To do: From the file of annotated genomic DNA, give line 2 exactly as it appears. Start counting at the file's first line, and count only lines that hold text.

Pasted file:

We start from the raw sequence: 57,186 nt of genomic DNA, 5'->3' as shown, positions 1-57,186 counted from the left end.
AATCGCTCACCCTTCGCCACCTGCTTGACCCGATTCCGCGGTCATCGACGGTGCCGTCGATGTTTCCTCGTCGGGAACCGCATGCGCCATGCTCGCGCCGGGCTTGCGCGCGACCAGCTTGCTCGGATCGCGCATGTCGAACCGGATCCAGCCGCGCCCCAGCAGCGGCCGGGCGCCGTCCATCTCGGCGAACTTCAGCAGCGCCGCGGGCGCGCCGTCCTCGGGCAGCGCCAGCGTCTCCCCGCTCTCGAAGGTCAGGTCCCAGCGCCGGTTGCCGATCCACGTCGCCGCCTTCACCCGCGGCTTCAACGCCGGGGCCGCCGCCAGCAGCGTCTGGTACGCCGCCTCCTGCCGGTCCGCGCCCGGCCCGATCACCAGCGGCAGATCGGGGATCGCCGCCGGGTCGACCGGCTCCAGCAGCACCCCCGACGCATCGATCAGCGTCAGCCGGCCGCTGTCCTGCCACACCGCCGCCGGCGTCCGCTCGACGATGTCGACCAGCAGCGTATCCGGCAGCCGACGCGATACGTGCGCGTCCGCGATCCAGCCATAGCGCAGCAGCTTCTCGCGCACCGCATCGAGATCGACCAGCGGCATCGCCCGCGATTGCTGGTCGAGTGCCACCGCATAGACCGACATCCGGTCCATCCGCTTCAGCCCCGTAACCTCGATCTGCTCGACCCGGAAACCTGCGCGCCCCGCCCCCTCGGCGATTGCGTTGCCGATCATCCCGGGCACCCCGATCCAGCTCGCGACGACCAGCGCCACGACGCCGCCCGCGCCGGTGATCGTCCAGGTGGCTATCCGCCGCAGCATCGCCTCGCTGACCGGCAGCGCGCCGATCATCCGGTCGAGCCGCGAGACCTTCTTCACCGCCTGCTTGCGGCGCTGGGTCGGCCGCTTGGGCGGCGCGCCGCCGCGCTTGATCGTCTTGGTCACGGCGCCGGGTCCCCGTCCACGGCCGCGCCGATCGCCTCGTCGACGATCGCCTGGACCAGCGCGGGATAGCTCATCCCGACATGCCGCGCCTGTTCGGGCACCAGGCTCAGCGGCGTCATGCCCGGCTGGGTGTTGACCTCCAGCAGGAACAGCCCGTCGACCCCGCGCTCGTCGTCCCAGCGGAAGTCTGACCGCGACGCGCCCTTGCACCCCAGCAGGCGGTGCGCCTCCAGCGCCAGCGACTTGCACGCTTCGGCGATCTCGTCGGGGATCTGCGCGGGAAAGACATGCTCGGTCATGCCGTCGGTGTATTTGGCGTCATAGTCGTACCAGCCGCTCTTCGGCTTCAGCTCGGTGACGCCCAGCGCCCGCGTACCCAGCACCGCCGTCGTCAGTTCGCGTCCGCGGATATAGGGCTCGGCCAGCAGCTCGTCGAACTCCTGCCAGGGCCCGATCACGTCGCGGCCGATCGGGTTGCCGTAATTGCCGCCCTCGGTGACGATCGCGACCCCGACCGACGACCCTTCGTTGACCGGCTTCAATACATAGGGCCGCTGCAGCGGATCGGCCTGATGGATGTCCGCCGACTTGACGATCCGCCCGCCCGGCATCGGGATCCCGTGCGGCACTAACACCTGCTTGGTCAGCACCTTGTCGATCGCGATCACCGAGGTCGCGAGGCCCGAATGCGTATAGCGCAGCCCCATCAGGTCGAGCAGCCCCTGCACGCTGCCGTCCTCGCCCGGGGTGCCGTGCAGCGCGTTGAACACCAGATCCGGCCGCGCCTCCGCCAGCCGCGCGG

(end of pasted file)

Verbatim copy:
AATCGCTCACCCTTCGCCACCTGCTTGACCCGATTCCGCGGTCATCGACGGTGCCGTCGATGTTTCCTCGTCGGGAACCGCATGCGCCATGCTCGCGCCGGGCTTGCGCGCGACCAGCTTGCTCGGATCGCGCATGTCGAACCGGATCCAGCCGCGCCCCAGCAGCGGCCGGGCGCCGTCCATCTCGGCGAACTTCAGCAGCGCCGCGGGCGCGCCGTCCTCGGGCAGCGCCAGCGTCTCCCCGCTCTCGAAGGTCAGGTCCCAGCGCCGGTTGCCGATCCACGTCGCCGCCTTCACCCGCGGCTTCAACGCCGGGGCCGCCGCCAGCAGCGTCTGGTACGCCGCCTCCTGCCGGTCCGCGCCCGGCCCGATCACCAGCGGCAGATCGGGGATCGCCGCCGGGTCGACCGGCTCCAGCAGCACCCCCGACGCATCGATCAGCGTCAGCCGGCCGCTGTCCTGCCACACCGCCGCCGGCGTCCGCTCGACGATGTCGACCAGCAGCGTATCCGGCAGCCGACGCGATACGTGCGCGTCCGCGATCCAGCCATAGCGCAGCAGCTTCTCGCGCACCGCATCGAGATCGACCAGCGGCATCGCCCGCGATTGCTGGTCGAGTGCCACCGCATAGACCGACATCCGGTCCATCCGCTTCAGCCCCGTAACCTCGATCTGCTCGACCCGGAAACCTGCGCGCCCCGCCCCCTCGGCGATTGCGTTGCCGATCATCCCGGGCACCCCGATCCAGCTCGCGACGACCAGCGCCACGACGCCGCCCGCGCCGGTGATCGTCCAGGTGGCTATCCGCCGCAGCATCGCCTCGCTGACCGGCAGCGCGCCGATCATCCGGTCGAGCCGCGAGACCTTCTTCACCGCCTGCTTGCGGCGCTGGGTCGGCCGCTTGGGCGGCGCGCCGCCGCGCTTGATCGTCTTGGTCACGGCGCCGGGTCCCCGTCCACGGCCGCGCCGATCGCCTCGTCGACGATCGCCTGGACCAGCGCGGGATAGCTCATCCCGACATGCCGCGCCTGTTCGGGCACCAGGCTCAGCGGCGTCATGCCCGGCTGGGTGTTGACCTCCAGCAGGAACAGCCCGTCGACCCCGCGCTCGTCGTCCCAGCGGAAGTCTGACCGCGACGCGCCCTTGCACCCCAGCAGGCGGTGCGCCTCCAGCGCCAGCGACTTGCACGCTTCGGCGATCTCGTCGGGGATCTGCGCGGGAAAGACATGCTCGGTCATGCCGTCGGTGTATTTGGCGTCATAGTCGTACCAGCCGCTCTTCGGCTTCAGCTCGGTGACGCCCAGCGCCCGCGTACCCAGCACCGCCGTCGTCAGTTCGCGTCCGCGGATATAGGGCTCGGCCAGCAGCTCGTCGAACTCCTGCCAGGGCCCGATCACGTCGCGGCCGATCGGGTTGCCGTAATTGCCGCCCTCGGTGACGATCGCGACCCCGACCGACGACCCTTCGTTGACCGGCTTCAATACATAGGGCCGCTGCAGCGGATCGGCCTGATGGATGTCCGCCGACTTGACGATCCGCCCGCCCGGCATCGGGATCCCGTGCGGCACTAACACCTGCTTGGTCAGCACCTTGTCGATCGCGATCACCGAGGTCGCGAGGCCCGAATGCGTATAGCGCAGCCCCATCAGGTCGAGCAGCCCCTGCACGCTGCCGTCCTCGCCCGGGGTGCCGTGCAGCGCGTTGAACACCAGATCCGGCCGCGCCTCCGCCAGCCGCGCGG